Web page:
A second successive miserable ninety minutes watching Cardiff City.

This season has been one of the more enjoyable ones so far with most matches I’ve watched at all levels offering decent entertainment. As such, Saturday’s performance was very much an exception to the general Cardiff City rule in 2011/12, but I’m afraid it was more of the same this afternoon at a bitterly cold Leckwith Stadium as a City Development team featuring a load of players I didn’t recognise (I think there must have been a few trialists) involved went down 2-0 to a Plymouth Argyle team that looked to have a few more experienced players in it than ours did. Dekel Keinan and Paul Quinn played the ninety minutes and Theo Wharton came on as a sub for the last half an hour or so, but they were the only players with first team experience involved. I’ve not seen enough of Kadeem Harris yet to recognise him, but I think he might have been wearing the number seven shirt and, if it was him then I can say he looked quite pacy and lively, showed he could cross with either foot and go inside or outside his marker, but, ultimately, there was not much of an end product from him – as was the case with all of his team mates.

Virtually every game I’ve seen has provided some talking point or another I could use to produce a few paragraphs on here, but, there really isn’t much I can say at all about this afternoon’s match. Two weeks ago across the road at Cardiff City Stadium, Crystal Palace played for one hundred and twenty minutes without having a single shot on target and, unless there was one in the first couple of minutes that I missed, City failed to muster one in the ninety minutes today. In fact it’s hard to remember them ever looking remotely threatening – there was a scramble in the Plymouth area where a couple of goalbound shots were blocked by defenders and our number eleven fired a presentable chance over just before the end, but that was about it as far as goalmouth action went.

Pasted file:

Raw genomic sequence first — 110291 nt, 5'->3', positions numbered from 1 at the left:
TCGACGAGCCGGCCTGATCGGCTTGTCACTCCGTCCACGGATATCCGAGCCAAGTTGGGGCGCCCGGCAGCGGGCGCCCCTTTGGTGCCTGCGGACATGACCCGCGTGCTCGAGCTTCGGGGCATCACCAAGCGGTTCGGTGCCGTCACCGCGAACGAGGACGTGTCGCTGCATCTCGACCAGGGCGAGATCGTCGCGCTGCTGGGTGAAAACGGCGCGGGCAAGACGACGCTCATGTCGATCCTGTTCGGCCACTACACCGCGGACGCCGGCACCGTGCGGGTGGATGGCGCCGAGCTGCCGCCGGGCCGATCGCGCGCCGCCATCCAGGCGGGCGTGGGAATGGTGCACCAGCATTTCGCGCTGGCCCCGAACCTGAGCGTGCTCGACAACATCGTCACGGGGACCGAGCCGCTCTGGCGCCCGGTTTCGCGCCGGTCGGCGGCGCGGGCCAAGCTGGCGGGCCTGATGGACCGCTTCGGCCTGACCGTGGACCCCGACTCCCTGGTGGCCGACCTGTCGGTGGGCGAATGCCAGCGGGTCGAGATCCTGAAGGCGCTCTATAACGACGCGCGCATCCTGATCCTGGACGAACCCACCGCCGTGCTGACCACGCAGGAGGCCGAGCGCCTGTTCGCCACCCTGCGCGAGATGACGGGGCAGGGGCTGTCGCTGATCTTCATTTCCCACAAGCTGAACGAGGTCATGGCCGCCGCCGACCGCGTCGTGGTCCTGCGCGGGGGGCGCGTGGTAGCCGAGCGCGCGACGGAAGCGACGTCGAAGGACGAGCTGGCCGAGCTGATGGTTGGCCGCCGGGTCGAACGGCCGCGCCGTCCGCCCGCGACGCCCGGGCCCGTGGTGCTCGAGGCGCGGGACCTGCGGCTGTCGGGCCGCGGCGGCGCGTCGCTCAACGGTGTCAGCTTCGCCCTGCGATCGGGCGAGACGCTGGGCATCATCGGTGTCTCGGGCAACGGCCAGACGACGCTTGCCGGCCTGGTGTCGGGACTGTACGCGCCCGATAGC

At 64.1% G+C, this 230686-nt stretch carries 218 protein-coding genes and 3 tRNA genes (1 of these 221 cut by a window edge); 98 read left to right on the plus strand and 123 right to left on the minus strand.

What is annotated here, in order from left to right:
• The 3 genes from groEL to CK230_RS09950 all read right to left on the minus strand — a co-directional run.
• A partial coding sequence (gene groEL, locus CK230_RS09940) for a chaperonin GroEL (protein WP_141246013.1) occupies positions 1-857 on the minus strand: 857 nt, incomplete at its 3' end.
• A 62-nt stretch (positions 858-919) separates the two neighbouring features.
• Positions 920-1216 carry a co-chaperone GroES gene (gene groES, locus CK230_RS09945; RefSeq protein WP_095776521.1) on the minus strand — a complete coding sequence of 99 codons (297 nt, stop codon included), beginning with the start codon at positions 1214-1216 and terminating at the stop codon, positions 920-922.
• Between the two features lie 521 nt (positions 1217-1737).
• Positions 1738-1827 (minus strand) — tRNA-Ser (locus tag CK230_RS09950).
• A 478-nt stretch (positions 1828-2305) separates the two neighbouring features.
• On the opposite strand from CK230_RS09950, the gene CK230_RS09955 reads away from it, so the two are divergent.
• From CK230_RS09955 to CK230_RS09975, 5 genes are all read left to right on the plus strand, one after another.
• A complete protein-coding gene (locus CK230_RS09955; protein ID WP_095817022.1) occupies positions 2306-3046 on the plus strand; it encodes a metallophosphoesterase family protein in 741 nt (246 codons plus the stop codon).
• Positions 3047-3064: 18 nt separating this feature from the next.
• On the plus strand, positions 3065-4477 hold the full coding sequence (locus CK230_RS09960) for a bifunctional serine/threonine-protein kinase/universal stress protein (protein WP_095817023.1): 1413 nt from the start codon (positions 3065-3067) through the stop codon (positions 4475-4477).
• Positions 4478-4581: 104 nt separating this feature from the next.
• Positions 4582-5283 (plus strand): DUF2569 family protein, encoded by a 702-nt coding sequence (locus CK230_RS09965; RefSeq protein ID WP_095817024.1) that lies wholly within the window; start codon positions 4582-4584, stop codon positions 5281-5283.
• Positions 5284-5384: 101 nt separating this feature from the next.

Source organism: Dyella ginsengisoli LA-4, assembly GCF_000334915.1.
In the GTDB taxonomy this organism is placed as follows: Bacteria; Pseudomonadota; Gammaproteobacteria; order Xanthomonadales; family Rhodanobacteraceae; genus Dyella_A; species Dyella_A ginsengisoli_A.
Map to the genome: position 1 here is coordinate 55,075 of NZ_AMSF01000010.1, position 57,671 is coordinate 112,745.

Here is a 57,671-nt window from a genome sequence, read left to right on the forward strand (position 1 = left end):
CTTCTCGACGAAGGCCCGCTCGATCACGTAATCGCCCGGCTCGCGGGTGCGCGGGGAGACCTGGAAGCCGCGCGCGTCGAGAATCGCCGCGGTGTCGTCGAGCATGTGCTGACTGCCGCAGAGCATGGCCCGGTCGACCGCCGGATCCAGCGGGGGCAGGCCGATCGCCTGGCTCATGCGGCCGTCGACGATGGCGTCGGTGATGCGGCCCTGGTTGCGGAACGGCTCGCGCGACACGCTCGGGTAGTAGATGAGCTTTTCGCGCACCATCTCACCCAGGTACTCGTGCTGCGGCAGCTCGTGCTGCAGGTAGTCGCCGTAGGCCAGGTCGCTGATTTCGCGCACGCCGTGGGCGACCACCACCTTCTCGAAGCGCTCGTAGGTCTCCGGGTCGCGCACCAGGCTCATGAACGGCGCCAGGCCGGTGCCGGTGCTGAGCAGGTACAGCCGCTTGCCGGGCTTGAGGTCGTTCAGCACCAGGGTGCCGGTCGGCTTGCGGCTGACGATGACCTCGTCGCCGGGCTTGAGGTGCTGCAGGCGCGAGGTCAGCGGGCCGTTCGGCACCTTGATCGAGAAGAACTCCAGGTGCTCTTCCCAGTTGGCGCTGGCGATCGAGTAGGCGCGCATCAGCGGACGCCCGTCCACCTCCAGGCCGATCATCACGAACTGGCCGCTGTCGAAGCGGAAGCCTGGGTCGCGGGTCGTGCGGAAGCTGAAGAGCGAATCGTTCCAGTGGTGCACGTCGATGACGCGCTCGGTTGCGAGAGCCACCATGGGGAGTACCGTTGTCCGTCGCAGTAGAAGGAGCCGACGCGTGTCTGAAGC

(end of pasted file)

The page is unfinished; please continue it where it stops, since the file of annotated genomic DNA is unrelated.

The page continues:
Both of these incidents occurred in the second half and the second forty five minutes was at least an improvement on a turgid opening half in which both goalkeepers got plenty of practice dealing with backpasses , but there was precious little else for them to do. Plymouth weren’t much better than City, but, they deserved their win because they at least managed some efforts on target (although you could count them on the fingers of one hand) – the first goal was suitably scrappy as a mishit shot by the visitor’s left back found it’s way to one of his colleagues and he poked a shot beyond the keeper from around the penalty spot. Twenty minutes or so later, Plymouth doubled the lead when their impressive, and tiny, number eleven got the wrong side of Quinn and calmly put away a right wing cross from about ten yards out.

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